Farm Stories

This Friday I experienced some serious dejà vu. I was minding my business weighing some grass-fed beef and pricing it, when someone ran into the building and said, “Kelly smashed her fingers pretty bad and I think she needs to go to the hospital!” Since I went to the hospital little over a month ago also for a sliced finger, I was quickly volunteered to drive her to the hospital. Four hours of sitting in an emergency room brings up a lot of conversation about health care reform. But that’s not what this post is about.

She smashed the middle and ring finger in between a trailer and the hitch. Not a good place for fingers to be! She ended up with eleven stitches. I was supposed to be on weekend duty with her, but we made up for it with the four hours of conversation in the ER. The doctor was very nice, and even got the farm’s number for some grass-fed beef. The nurse regaled us with some vivid ER stories and commentary about society and the problems with African-American culture (of which she was a part).

It wasn’t what either of us expected to do on a beautiful fall day in Texas. It was a reminder of the dangers of life and work. I guess even a cubicle farm has paper cuts, freak stapler accidents and the like. It seems that we’re obsessed with being injury free. Not that I wish harm to anyone, but getting hurt is kind of just part of life. If you don’t get your heart or some bones broken at some point you’re not really living. Kelly knew it was stupid that she stuck her fingers where they shouldn’t have been. I knew better than to stick my finger in a fridge fan without looking. Our injuries don’t have the best stories to go with them. You don’t have to get mauled by a bear to feel alive, but stitches and/or a broken bone are part of stepping out your front door and engaging the world around, even more if you live on a farm or work with your hands.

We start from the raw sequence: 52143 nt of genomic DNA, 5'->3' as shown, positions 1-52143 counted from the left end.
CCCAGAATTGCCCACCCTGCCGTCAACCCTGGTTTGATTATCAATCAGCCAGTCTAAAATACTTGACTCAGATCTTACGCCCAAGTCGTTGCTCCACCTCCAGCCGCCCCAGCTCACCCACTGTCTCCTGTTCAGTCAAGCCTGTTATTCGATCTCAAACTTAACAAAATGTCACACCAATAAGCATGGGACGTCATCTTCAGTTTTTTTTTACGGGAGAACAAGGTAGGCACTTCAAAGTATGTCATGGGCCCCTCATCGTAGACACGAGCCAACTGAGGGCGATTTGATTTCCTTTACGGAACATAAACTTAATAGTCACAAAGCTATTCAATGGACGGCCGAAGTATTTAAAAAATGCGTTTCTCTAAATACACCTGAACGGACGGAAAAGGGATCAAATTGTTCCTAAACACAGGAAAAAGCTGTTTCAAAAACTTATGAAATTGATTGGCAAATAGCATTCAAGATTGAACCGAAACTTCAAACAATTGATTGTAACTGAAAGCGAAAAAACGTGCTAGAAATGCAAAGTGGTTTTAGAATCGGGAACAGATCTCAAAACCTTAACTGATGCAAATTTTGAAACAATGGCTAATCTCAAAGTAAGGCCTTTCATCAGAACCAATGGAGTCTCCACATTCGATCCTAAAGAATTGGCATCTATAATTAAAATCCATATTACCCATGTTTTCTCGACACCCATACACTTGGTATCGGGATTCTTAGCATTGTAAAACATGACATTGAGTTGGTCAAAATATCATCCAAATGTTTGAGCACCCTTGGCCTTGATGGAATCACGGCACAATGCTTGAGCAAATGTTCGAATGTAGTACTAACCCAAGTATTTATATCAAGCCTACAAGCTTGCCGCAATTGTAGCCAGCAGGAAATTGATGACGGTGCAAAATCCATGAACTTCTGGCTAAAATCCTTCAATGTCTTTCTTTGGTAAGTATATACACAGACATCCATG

I guess what I’m saying is that part of farming and changing the world is not being afraid to get dirty. It also means not being afraid to smash your fingers now and then.

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